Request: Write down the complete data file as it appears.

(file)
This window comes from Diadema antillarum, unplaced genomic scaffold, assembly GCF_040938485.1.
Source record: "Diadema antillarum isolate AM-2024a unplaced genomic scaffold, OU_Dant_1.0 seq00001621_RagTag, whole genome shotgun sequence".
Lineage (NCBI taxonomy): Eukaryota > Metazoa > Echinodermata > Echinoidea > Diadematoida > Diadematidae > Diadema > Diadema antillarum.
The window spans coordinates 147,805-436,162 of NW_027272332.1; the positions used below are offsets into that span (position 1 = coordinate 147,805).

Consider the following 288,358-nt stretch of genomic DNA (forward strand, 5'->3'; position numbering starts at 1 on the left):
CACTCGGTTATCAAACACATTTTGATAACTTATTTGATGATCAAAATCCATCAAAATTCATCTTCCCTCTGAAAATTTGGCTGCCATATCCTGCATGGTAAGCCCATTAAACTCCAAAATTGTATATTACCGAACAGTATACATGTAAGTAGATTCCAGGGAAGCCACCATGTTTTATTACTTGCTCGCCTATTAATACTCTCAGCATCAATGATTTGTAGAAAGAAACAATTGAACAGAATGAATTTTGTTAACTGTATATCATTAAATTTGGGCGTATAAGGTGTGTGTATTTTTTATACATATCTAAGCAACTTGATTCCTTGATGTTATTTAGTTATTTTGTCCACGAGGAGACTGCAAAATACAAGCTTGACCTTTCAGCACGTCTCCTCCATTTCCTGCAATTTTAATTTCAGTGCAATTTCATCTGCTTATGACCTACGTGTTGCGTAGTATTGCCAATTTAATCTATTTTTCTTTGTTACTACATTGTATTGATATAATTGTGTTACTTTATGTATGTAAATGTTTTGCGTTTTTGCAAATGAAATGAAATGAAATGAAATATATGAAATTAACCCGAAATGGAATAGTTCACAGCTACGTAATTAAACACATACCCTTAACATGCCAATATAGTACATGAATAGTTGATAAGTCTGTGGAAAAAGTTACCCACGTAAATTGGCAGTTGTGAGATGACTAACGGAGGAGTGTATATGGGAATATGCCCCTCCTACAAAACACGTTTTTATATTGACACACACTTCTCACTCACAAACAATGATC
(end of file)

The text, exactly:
This window comes from Diadema antillarum, unplaced genomic scaffold, assembly GCF_040938485.1.
Source record: "Diadema antillarum isolate AM-2024a unplaced genomic scaffold, OU_Dant_1.0 seq00001621_RagTag, whole genome shotgun sequence".
Lineage (NCBI taxonomy): Eukaryota > Metazoa > Echinodermata > Echinoidea > Diadematoida > Diadematidae > Diadema > Diadema antillarum.
The window spans coordinates 147,805-436,162 of NW_027272332.1; the positions used below are offsets into that span (position 1 = coordinate 147,805).

Consider the following 288,358-nt stretch of genomic DNA (forward strand, 5'->3'; position numbering starts at 1 on the left):
CACTCGGTTATCAAACACATTTTGATAACTTATTTGATGATCAAAATCCATCAAAATTCATCTTCCCTCTGAAAATTTGGCTGCCATATCCTGCATGGTAAGCCCATTAAACTCCAAAATTGTATATTACCGAACAGTATACATGTAAGTAGATTCCAGGGAAGCCACCATGTTTTATTACTTGCTCGCCTATTAATACTCTCAGCATCAATGATTTGTAGAAAGAAACAATTGAACAGAATGAATTTTGTTAACTGTATATCATTAAATTTGGGCGTATAAGGTGTGTGTATTTTTTATACATATCTAAGCAACTTGATTCCTTGATGTTATTTAGTTATTTTGTCCACGAGGAGACTGCAAAATACAAGCTTGACCTTTCAGCACGTCTCCTCCATTTCCTGCAATTTTAATTTCAGTGCAATTTCATCTGCTTATGACCTACGTGTTGCGTAGTATTGCCAATTTAATCTATTTTTCTTTGTTACTACATTGTATTGATATAATTGTGTTACTTTATGTATGTAAATGTTTTGCGTTTTTGCAAATGAAATGAAATGAAATGAAATATATGAAATTAACCCGAAATGGAATAGTTCACAGCTACGTAATTAAACACATACCCTTAACATGCCAATATAGTACATGAATAGTTGATAAGTCTGTGGAAAAAGTTACCCACGTAAATTGGCAGTTGTGAGATGACTAACGGAGGAGTGTATATGGGAATATGCCCCTCCTACAAAACACGTTTTTATATTGACACACACTTCTCACTCACAAACAATGATC